Geodesic domes around the world

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From Finland to the Falklands

Whenever a customer contacts me about an old Solardome® glasshouse and I check through the old ledgers, I’m always fascinated by how far our glass geodesic domes have travelled around the globe. In recent years, we’ve built domes in France, Denmark, Germany, Italy, Norway and Austria, but the ledgers tell of an even more exotic history.

The first entry I can find is for a SOLARDOME® 2 Basic, which was sent to Finland in April 1971. Later in 1971 Basic stainless steel models were shipped to Zambia and the USA. Between then and 1977 when the SOLARDOME® Deluxe range was introduced, the Basic was shipped not just to various European countries, but further afield to Iran, Saudi Arabia, Dubai and New Zealand.

Solardome 4B (Sanctuary) - New yorkThe introduction of the delux aluminium geodesic models increased sales and exports. In the US, we sent domes from the West Coast all the way across to the East: Seattle, California, Chicago, Cincinnati, Cleveland, New York and New Jersey.

In Canada there are domes both old and new. A SOLARDOME® 2 Basic delivered in 1977 and more recently in 2012 a SOLARDOME® Capella (6m diameter) sent to the McGill University in Montreal.

Across the Pacific, there were orders from Tokyo, Osaka, South Korea and New Zealand. There were at least four domes in Australia, with two of those in Tasmania. I was contacted last year by a gentleman in Sydney who had inherited a Solardome® glasshouse in the grounds of the house he had just bought. He was astounded when I told him how old it was as it was still in good working order. He wasn’t a gardener so kindly donated it to a local school who rebuilt it with a bit of help from our archive of assembly instructions.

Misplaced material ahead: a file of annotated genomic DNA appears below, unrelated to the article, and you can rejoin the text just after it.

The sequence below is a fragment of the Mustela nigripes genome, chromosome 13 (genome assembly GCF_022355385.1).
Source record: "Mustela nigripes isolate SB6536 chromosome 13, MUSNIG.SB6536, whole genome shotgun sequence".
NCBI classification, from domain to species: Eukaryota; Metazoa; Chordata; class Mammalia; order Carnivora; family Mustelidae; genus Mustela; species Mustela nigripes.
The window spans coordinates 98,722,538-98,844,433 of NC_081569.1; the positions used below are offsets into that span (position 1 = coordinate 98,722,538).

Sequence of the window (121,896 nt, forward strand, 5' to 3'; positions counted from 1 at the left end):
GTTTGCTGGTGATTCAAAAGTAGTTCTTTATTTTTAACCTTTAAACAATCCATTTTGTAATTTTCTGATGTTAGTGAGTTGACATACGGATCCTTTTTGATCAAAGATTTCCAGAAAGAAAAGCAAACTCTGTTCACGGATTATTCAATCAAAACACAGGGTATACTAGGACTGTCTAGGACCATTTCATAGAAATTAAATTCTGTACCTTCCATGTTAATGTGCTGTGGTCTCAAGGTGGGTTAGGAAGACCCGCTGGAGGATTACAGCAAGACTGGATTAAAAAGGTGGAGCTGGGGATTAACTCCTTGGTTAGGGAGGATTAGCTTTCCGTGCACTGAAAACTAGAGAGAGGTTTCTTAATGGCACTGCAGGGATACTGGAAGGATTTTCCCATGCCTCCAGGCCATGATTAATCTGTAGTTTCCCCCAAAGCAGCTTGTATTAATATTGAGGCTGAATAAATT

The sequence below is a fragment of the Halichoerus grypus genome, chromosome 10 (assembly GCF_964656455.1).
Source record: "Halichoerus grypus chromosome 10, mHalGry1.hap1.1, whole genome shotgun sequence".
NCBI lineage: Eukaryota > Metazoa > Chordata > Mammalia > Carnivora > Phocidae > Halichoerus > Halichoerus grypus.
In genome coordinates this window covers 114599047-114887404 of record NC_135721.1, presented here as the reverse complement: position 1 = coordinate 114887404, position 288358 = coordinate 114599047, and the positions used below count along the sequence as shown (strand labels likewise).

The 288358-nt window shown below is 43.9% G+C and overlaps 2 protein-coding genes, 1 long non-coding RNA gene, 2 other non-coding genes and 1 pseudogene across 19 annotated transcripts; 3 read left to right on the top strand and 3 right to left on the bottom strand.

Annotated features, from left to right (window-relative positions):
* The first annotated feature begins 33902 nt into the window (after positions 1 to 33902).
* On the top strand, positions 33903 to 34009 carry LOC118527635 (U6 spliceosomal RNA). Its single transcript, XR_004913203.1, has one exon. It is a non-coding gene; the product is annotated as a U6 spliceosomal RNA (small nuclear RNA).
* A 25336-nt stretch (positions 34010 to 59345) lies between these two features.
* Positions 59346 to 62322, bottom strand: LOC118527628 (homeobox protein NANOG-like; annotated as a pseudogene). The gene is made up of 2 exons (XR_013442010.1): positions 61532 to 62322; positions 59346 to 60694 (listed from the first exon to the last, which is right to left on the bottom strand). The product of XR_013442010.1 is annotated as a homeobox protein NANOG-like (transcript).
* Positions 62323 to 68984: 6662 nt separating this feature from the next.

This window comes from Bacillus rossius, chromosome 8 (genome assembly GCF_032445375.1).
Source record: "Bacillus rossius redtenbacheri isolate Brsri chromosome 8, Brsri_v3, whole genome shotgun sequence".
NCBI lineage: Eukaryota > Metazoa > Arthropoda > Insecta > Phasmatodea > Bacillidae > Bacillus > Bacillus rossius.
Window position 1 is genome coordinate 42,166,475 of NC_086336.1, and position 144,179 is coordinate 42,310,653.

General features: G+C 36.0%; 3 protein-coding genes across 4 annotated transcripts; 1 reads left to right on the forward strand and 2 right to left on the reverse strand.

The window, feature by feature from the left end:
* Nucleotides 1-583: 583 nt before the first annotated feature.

Solardome at Pink Shop, Stanley, Falkland IslandsBut of all our geodesic domes around the world, my favourite entries in the ledger are those for the Falkland Islands. We’ve been able to spot four glasshouses that were shipped out there including one to the very intriguing address of the ‘Pink Shop’ in Stanley in 1988. In 1984, after the Falklands War, we shipped a SOLARDOME® 2 Basic to Major General de la Billiere who had been involved in the War and was then appointed Military Commissioner.

Today, we continue to design and manufacture our Solardome® geodesic domes to customers around the world, adding to the Solardome story and ever-growing list of interesting locations where they can be found.

Please do let me know if you’ve seen a Solardome® glasshouse in an exotic location – we’d love to hear about it and maybe we will even be able to identify it from those dusty old ledgers.

Helen

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